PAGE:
19:42 21 January 2019

‘The lowlands flood’, the Booroborwongal clan warned the invaders. They settled anyway; floods regularly devastated the Hawkesbury colonists from 1780. In FLOOD, users in a CGI night-time flood-scape stand in rising and ebbing waters. Grasping luminescent pre- and post-contact objects suspended in the swirling darkness, triggers tales from many perspectives.

Floods are artistic and unconscious/dream metaphors for great forces sweeping away eras and structures, the turning-upside-down of the known world, the fear and horror of what lies beneath, of being dragged under and swept away. Invasion swept away so much of the culture, lives, crops, hunting and infrastructure of the Booroborwongal. The colonists’ destruction, clearing and ‘farming’ exacerbated flooding, the great river takes its revenge over and over.

Aesthetically, FLOOD is dark waters, atmospheric, mesmerising. Illumination comes from an aesthetic and design strategy in which local natural materials (bark, insects, fish scales, minerals, fur, cotton) are scanned using confocal microscopy which captures their natural luminescence. This bio-luminescence will be used to animate, texture and bring alive the night-time flood-scape and objects. The bio-luminescence represents the life forces of objects made from natural materials and that of the land itself. The water is made volumetric by swarms of fish and/or smaller debris.

The FLOOD user experience is to stand thigh-deep in the edge of the ebbing and flowing waters, feeling their force with the racket of the flood in your ears, the waters stretching into the dark infinity. There is a forest behind, sentry-like. In the water, you can spot suspended objects, alive with bio-luminescence, bedevilled by water spirits, flowing towards and slipping away from you. An indigenous tool, a nightdress, an old tin, a school pin. You grasp to hold the objects – with your right hand, a Dharug voice speaks; with your left, you hear a colonist. The voices rise and mingle with the flood; very close, or sweeping around, whispering secrets, fears, truths, hopes, anger.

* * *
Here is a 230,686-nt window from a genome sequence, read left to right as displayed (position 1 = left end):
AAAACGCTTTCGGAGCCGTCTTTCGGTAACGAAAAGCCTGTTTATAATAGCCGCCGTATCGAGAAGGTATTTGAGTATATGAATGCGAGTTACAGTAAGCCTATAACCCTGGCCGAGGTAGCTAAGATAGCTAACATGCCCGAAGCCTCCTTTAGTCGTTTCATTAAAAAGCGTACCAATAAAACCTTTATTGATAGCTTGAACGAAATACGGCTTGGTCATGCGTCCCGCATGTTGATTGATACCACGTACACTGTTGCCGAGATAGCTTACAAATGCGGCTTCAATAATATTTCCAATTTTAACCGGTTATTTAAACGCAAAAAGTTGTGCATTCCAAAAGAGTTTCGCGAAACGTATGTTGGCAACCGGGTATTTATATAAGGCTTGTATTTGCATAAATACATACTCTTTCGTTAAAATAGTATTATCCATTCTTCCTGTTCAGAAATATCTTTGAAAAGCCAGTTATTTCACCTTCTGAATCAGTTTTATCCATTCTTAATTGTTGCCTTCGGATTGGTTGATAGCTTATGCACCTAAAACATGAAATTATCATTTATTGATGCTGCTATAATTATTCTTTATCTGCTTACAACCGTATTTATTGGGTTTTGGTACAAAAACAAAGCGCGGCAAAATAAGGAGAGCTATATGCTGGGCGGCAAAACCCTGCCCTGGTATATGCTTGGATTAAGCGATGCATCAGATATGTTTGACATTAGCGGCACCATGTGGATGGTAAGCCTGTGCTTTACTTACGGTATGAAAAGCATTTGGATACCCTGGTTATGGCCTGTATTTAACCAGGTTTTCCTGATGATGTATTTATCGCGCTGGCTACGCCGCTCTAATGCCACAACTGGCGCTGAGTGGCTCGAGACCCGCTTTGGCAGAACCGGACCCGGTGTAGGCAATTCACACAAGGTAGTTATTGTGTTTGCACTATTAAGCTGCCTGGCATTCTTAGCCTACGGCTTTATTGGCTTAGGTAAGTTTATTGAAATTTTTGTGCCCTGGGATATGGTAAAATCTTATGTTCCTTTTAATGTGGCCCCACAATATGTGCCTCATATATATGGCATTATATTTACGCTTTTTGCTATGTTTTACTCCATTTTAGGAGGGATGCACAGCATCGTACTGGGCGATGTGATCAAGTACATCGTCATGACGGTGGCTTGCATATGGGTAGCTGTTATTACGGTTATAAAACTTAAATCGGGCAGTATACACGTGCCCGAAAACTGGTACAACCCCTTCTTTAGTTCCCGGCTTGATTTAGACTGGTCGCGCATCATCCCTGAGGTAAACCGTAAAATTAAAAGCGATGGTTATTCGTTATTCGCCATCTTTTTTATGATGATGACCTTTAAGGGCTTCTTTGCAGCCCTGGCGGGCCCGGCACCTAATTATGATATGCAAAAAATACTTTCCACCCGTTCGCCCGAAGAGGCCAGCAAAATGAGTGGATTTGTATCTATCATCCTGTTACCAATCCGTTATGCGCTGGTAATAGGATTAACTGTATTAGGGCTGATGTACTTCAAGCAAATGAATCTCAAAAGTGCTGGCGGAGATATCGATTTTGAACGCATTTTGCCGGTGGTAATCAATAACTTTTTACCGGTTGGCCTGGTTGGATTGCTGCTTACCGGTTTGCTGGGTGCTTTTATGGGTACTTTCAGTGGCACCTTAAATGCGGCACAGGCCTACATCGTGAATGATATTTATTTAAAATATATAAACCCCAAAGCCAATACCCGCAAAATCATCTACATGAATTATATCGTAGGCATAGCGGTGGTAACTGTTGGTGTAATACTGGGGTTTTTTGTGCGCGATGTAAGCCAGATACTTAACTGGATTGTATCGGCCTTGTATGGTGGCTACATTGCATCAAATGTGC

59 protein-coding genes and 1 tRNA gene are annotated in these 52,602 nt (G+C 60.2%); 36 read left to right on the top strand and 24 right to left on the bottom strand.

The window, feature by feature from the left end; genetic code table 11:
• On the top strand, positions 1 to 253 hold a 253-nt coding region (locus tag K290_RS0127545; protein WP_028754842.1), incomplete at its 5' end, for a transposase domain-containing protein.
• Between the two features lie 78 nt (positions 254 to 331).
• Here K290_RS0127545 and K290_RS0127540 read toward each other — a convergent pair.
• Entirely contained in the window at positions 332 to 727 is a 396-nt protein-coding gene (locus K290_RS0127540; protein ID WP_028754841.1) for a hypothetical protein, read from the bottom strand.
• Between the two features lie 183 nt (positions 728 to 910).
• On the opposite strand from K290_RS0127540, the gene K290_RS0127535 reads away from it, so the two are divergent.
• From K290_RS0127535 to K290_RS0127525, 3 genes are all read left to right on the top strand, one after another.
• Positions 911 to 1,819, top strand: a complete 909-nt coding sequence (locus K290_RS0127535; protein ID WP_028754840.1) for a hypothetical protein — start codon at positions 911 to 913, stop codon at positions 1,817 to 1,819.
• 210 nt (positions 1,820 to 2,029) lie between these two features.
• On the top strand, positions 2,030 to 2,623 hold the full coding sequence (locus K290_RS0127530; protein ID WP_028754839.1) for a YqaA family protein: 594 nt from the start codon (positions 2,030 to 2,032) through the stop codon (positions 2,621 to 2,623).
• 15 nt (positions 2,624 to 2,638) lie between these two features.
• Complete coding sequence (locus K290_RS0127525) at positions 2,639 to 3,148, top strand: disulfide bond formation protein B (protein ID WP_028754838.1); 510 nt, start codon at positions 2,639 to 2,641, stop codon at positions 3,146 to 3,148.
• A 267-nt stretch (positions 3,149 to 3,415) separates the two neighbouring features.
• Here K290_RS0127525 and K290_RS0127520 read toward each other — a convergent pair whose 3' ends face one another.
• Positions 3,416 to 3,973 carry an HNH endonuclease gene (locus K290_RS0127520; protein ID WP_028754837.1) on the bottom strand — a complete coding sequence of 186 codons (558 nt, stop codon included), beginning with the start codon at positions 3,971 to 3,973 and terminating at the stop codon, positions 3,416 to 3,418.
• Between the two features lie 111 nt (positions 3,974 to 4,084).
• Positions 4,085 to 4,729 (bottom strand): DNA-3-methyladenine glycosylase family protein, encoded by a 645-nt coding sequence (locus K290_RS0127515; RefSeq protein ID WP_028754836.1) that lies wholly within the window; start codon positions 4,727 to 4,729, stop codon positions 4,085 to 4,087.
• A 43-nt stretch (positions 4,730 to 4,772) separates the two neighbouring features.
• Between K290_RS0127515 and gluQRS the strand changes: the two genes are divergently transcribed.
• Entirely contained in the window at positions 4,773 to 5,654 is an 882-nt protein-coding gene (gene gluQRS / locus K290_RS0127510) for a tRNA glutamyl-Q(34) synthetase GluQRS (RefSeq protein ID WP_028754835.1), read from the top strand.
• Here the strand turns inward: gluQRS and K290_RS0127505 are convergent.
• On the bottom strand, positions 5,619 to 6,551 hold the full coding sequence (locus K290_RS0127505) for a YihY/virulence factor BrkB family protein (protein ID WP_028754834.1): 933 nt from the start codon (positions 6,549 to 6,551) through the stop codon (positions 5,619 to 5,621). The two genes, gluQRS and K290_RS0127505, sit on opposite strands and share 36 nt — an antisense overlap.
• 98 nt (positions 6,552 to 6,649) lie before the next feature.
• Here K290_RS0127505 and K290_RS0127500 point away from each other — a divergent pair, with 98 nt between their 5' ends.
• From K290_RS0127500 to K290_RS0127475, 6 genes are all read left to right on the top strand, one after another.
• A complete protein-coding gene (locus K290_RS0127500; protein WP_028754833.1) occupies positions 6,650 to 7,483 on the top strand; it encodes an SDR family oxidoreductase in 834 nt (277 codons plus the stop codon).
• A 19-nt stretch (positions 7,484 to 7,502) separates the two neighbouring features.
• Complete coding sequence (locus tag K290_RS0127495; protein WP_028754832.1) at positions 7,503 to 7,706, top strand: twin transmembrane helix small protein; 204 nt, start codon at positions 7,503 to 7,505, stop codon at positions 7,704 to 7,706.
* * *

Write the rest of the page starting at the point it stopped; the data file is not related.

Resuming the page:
Wiradjuri Murriyang 2017

20:54 19 November 2017

This collaborative project between Wiradjuri Artist Scott ‘Sauce’ Towney, astronomer Trevor Leahman, Cementa Biennale Kandos and EIRL WSU comprised original astronomy objects by Towney embedded in astronomical visualisations by Leahman.

Field of Dreams, Badanami WSU 2017

18:43 19 November 2017

Badanami Centre’s innovative online outreach tool Field Of Dreams (FoD) utilises two Virtual Reality (VR) platforms, 360 video and WebGL. Designed for off- and on-site engagement, FoD deploys an appropriate Aboriginal design language and user experience (UX) to highlight WSU, its Council of Elders and its potential for Aboriginal students.

FoD is comprised of a WebGL landscape showing the WSU campuses. The WebGL enables users to fly between campuses and watch videos of elders, academics, professional staff and students. Some of these videos are 360 degrees showing immersive learning environments such as The Moot Court. There is a gameplay – follow a series of video clues to best understand the tertiary learning cycle. As users watch the videos, their message stick fills up with symbols that explain the learning cycle in a culturally appropriate ways. FoD is designed to be used with VR goggles onsite at Open Days, and before, during and/or after student/teacher engagement with WSU. Visitors to classrooms can use the online tool to explain aspects of WSU; teachers can show and discuss videos about the various disciplines on offer; students can navigate the VR landscape, identify the campuses and learn about the aims, priority and forms of education available to them at WSU.

This project contributes to the building of Aboriginal and Torres Strait Islander excellence at Western Sydney University including in its methodologies of cross-cultural co-creation.

Produced by Kate Richards, Experiential and Immersive Research Lab, HCA WSU.



Aboriginal Australia

13:45 13 February 2008

I am humbled to say I have some professional and personal experience of Aboriginal Australia. I’ve worked in several communities teaching media production for the AFTRS and MetroScreen, and mentoring people. For the most part I have eschewed making Aboriginal media, seeing it as the right of indigenous people to tell their own stories. I did however direct a video for the NPWS NSW in 1999, ‘Inard Oongali’ about seven female elders from Toomelah working with the late Carol Kendall, OAM who was one of the original authors of the ‘Bringing Them Home’ report. During my time at the Museum of Sydney I interviewed and edited extensive oral history interviews of local Aboriginal people who identify with original Sydney tribal groups. This video is installed in the museum; and I worked collaboratively with the photographer Michael Riley on a video about Redfern called ‘Guwanyi’.